Turkey is where it is today, not because of Gulen and the Hizmet Movement but rather as the product of a change of heart in the current government leadership, flushing good governance and tolerance components from the country’s management affairs running systems. Solution to the Ankara crisis can only be found through establishing its root cause rather than finding a scapegoat.
İbrahim Demirtaş, a major in the Turkish military who testified as an informant in investigations into sympathizers of the faith-based Gülen movement, has admitted that his statements were false and made in order to avoid prosecution and jail time.
German police have removed the Gülen movement, which Ankara designates a terrorist organisation, from its ‘dangerous’ and ‘to be followed’ watch list, Sözcü newspaper reported, citing a domestic security report from the country’s Southwestern state of Baden-Wuerttemberg.
In remarks that fueled suspicions even further that the Turkish government was involved in a failed coup attempt in Turkey on July 15, 2016, Turkish Prime Minister Binali Yıldırım said on Thursday that July 15 was a “project” he did not like or approve of.
The European Union has denied claims by the Turkish press that it has, for the first time, called the Gülen movement a ‘terrorist’ organization in its upcoming progress report slated to be published on Tuesday. A source who spoke to Ahvalnews on the condition of anonymity categorically denied claims made by Turkish media sources.
German Ambassador to Turkey Martin Erdmann has said his country’s judiciary does not recognize the Gülen movement as a terrorist organization and that Turkey should present credible evidence of criminal activity to Germany for the extradition of Gülen-linked individuals.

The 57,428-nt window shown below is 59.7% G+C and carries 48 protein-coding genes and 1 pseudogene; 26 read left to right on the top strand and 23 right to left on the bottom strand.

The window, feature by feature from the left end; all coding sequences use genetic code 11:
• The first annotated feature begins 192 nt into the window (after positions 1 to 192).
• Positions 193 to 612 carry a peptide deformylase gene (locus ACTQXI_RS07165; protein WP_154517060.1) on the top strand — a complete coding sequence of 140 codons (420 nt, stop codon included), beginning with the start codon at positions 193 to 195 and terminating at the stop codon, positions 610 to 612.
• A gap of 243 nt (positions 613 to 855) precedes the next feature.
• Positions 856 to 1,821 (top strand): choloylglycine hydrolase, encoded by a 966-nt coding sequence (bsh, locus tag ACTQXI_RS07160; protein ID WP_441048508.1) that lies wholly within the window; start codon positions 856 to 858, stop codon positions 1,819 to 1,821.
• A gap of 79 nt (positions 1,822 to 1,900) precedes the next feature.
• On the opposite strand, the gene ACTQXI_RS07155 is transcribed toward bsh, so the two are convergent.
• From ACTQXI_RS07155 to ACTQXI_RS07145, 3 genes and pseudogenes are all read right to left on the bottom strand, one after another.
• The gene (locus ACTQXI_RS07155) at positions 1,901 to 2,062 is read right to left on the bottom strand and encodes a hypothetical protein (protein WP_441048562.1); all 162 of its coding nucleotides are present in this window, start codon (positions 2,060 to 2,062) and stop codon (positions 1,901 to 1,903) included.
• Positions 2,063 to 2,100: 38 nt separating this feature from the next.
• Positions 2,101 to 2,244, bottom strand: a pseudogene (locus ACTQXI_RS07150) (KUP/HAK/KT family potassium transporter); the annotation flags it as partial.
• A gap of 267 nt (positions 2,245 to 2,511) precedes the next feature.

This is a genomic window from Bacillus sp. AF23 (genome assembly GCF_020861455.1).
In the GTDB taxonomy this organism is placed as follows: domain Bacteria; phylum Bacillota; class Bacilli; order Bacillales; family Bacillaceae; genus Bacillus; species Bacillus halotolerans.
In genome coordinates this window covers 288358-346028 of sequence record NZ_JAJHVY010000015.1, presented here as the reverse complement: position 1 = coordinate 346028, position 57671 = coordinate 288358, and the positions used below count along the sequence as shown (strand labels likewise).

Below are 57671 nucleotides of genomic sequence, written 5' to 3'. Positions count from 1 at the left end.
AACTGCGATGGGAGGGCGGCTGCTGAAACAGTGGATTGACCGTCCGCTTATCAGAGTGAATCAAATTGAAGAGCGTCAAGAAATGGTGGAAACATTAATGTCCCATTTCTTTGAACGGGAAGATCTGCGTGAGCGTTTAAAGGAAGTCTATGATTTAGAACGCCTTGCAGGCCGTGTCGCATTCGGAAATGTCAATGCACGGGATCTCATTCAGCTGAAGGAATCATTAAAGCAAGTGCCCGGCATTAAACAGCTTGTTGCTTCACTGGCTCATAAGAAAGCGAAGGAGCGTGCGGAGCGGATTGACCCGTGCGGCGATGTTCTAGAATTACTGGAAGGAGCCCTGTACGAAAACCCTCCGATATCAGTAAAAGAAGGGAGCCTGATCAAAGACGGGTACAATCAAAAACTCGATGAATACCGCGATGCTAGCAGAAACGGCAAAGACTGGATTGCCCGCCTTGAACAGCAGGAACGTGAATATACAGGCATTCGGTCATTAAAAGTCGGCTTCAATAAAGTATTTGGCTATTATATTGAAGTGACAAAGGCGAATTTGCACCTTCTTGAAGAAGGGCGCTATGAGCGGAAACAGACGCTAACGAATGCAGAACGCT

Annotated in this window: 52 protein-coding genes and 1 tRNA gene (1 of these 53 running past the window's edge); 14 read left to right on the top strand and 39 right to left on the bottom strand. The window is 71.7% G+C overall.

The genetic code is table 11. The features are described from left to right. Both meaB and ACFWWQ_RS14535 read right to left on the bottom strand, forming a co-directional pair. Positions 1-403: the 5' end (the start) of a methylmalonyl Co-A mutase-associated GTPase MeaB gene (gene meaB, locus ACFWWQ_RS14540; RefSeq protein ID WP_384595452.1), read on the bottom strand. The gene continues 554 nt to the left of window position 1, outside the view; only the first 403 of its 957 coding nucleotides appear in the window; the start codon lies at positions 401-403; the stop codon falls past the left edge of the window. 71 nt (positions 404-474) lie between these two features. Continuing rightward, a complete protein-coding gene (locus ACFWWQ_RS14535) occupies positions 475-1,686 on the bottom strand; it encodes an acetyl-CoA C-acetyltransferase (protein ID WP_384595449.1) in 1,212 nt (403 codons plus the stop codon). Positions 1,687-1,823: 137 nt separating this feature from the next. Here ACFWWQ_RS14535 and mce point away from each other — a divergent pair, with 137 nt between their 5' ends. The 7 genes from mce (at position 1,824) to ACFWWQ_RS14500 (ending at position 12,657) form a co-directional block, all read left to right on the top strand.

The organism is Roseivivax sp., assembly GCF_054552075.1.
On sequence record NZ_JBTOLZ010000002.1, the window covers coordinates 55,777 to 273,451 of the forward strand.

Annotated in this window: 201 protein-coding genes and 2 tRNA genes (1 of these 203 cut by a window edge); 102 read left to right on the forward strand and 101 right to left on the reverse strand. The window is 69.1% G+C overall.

Dr. Kadir Akyuz of University of Bridgeport, CT, USA has carried out a poll to find out who the general public believe was behind the bloody coup attempt in July 2915. According to his results, opposition does not believe the Gulen movement but it was conspired by the “deadly combo” of Tayyip Erdogan and Dogu Perincek.
Teacher Gökhan Açıkkollu, who was tortured to death while in police custody in the wake of a coup attempt in Turkey on July 15, 2016 over alleged membership in the faith-based Gülen movement, was found innocent one-and-a-half years later and “reinstated” to his job.
HRW report: “People continued to be arrested and remanded to pretrial custody on terrorism charges, with at least 50,000 remanded to pretrial detention and many more prosecuted since the failed coup. Those prosecuted include journalists, civil servants, teachers and politicians as well as police officers and military personnel. Most were accused of being followers of the US-based cleric Fethullah Gülen. Their charge often lacked compelling evidence of criminal activity.”
The agenda of the Turkish authorities [against Hizmet] goes far beyond the attempted coup, it is about the need to neutralise a movement that became a political threat when its followers within the judiciary and police started exposing corruption within the government’s ruling inner circle in December 2013.
Journalist Cem Küçük, a staunch supporter of Turkish President Recep Tayyip Erdoğan, suggested during a live TV program that Turkish intelligence should kill family members of jailed Gülen followers in order to turn the inmates into operatives for the Erdoğan regime.
“I don’t even know who Gülen or (Turkish President Recep Tayyip) Erdoğan are,” mother Oury Mbaye told the website following reports her child’s school could be handed over to the Turkish government-controlled Maarif Foundation. “If they are imposing managers on me that have no experience in education, I will transfer my children to a French school. I did not choose Maarif.”